A defect-mediated direct synthesis of alane (AlH3) from its elements was predicted and verified experimentally. Alane has potential use as a hydrogen storage material with its capacity of 10.1 weight % H2 and relative ease of releasing hydrogen below 100 °C. Alane has not found broad practical use for over 70 years due to difficulties of direct synthesis from its elements. Using density functional theory researchers showed defect-mediated formation of alane monomers on crystalline faces of aluminum, namely Al(111), in a two-step process: (1) dissociative adsorption of H2 and (2) alane formation; both processes are endothermic (require heat) on clean surfaces. Adding small amounts of titanium facilitates H2 dissociation, and the presence of vacancies on the surface provides aluminum adatoms needed for the direct synthesis. With the Ti-dopant and vacancies, both processes become exothermic. In agreement, in situ scanning tunnelling microscopy showed that during H2 exposure alane monomers and clusters form primarily in the vicinity of Al vacancies and Ti atoms. Moreover, ball-milling samples of Al with Ti (to provide the necessary defects) showed a 10% conversion of Al into AlH3 or closely-related species at 344 bar H2, indicating that the predicted pathway leads to direct alane synthesis from the elements at pressures much lower than the 10,000 bar expected from bulk thermodynamics.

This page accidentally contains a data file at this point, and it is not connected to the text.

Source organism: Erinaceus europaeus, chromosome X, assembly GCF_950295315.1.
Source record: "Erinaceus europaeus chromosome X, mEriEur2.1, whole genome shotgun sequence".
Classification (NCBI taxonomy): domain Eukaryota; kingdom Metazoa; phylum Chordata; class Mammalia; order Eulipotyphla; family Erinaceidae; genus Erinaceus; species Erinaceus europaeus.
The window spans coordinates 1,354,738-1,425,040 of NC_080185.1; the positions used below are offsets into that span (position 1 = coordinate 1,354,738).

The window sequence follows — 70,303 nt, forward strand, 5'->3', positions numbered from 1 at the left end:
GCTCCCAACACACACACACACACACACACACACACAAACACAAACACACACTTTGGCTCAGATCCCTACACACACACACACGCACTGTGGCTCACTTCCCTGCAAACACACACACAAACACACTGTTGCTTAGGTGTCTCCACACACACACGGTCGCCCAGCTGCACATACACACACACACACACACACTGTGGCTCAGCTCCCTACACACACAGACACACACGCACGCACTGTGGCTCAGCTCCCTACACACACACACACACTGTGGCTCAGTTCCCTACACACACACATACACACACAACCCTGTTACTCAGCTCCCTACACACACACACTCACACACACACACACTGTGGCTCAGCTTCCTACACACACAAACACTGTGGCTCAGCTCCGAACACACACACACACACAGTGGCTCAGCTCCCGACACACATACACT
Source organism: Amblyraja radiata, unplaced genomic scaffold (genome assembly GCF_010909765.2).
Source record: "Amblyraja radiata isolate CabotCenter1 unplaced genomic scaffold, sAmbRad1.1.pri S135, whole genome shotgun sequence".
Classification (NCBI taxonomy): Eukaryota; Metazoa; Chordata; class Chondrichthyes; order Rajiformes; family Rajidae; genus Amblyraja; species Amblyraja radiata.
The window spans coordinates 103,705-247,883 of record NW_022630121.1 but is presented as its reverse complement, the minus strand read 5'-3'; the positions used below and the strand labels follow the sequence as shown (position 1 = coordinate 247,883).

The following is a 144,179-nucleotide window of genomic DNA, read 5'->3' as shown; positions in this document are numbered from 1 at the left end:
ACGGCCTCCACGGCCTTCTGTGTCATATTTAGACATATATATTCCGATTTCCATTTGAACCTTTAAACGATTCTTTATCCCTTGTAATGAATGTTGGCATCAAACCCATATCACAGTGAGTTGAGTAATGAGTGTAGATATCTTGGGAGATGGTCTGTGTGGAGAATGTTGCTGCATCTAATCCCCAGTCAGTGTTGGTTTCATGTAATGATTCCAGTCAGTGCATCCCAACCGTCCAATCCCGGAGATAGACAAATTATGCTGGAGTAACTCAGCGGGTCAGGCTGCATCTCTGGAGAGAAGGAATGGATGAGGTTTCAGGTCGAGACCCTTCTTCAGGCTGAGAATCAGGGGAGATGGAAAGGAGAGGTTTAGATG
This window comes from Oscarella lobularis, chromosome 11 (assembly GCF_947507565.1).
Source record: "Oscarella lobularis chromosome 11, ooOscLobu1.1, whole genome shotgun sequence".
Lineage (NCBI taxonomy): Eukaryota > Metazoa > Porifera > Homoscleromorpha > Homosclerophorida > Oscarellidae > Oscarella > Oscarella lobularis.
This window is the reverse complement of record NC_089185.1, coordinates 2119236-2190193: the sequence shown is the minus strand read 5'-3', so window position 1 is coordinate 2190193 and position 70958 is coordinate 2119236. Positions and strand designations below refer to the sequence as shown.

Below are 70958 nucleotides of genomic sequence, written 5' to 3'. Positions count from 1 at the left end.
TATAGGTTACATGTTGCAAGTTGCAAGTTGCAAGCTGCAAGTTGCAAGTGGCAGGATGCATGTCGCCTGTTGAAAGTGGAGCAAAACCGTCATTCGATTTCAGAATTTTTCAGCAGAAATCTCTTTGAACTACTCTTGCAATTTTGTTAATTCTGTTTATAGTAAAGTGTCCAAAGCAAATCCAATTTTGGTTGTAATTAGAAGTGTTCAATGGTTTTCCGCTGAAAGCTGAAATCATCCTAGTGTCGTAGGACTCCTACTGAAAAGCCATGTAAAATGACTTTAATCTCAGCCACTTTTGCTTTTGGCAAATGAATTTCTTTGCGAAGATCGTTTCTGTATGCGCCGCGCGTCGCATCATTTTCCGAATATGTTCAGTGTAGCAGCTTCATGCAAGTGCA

Predicted reaction energy path for AlH3 formation on Ti-doped Al(111)
Towards Direct Synthesis of Alane: A Predicted Defect-Mediated Pathway Confirmed Experimentally